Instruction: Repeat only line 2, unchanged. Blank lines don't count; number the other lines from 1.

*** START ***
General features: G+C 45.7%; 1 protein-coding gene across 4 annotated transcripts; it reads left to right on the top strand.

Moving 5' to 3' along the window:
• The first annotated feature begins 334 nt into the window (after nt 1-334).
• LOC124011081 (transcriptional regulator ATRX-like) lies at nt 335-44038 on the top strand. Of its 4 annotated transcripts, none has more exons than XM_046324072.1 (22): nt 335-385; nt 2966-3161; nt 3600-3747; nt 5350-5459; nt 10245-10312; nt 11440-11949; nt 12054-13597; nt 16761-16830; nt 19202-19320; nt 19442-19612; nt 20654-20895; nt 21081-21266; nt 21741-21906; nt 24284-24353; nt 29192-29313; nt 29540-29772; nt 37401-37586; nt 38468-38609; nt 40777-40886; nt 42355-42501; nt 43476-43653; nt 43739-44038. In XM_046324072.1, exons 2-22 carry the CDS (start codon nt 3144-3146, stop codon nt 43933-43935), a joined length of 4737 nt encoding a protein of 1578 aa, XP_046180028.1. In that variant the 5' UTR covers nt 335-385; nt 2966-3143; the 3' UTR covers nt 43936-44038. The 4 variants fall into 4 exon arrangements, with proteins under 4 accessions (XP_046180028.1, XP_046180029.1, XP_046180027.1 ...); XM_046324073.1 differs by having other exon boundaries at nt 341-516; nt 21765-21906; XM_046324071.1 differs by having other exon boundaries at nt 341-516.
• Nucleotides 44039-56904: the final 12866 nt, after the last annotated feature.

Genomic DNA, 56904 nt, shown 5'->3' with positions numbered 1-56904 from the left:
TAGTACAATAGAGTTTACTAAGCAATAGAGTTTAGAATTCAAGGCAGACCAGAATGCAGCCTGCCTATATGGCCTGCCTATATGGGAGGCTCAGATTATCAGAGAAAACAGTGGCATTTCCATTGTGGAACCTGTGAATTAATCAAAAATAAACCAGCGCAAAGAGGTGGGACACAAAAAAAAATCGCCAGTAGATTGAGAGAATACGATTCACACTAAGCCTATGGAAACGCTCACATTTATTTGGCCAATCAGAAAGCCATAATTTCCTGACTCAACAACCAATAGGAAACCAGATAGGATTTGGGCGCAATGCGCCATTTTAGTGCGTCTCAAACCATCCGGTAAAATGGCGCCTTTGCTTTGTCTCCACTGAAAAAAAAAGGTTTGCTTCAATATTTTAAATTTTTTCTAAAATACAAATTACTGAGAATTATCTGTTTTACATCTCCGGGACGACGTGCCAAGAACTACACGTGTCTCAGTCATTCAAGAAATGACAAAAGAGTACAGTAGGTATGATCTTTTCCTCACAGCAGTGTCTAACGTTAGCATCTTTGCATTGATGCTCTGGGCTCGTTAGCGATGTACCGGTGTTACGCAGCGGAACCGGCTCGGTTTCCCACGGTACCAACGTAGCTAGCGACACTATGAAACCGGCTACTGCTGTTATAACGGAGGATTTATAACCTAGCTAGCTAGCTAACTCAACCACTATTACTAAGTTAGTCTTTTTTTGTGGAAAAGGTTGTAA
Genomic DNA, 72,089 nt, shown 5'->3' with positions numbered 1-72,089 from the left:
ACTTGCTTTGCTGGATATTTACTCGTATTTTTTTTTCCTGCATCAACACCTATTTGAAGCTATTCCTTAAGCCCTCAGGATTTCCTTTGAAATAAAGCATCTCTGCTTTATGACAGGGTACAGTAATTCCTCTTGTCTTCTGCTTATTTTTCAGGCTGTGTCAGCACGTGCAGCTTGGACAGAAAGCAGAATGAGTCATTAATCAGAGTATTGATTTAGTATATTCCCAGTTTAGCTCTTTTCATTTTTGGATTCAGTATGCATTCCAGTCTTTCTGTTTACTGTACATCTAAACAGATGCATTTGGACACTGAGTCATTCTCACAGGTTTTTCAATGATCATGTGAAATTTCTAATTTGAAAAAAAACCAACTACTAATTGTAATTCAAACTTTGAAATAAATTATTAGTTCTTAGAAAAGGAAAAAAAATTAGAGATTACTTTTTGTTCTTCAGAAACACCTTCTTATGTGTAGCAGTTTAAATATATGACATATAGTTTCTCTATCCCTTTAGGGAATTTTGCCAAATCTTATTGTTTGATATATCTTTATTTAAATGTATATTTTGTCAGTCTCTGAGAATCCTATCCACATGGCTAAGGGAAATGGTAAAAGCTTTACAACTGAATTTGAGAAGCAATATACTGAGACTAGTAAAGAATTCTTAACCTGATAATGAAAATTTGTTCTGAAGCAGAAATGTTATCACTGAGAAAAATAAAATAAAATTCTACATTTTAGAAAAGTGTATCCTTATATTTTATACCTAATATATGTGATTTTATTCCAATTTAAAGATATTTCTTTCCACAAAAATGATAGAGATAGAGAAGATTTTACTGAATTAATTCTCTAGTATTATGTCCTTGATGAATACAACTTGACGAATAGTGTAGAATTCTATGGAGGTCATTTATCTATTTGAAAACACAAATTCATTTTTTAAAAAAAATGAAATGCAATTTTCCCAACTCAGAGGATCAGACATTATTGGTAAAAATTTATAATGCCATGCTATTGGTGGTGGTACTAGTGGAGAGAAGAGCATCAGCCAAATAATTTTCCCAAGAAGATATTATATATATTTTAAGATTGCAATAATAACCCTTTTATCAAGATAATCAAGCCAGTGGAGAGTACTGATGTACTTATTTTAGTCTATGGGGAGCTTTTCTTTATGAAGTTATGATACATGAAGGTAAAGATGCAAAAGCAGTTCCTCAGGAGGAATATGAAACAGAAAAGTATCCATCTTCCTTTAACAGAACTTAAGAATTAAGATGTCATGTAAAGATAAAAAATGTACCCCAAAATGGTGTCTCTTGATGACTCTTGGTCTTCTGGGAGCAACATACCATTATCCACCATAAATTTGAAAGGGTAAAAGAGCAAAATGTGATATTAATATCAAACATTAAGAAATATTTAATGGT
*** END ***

Moving 5' to 3' along the window: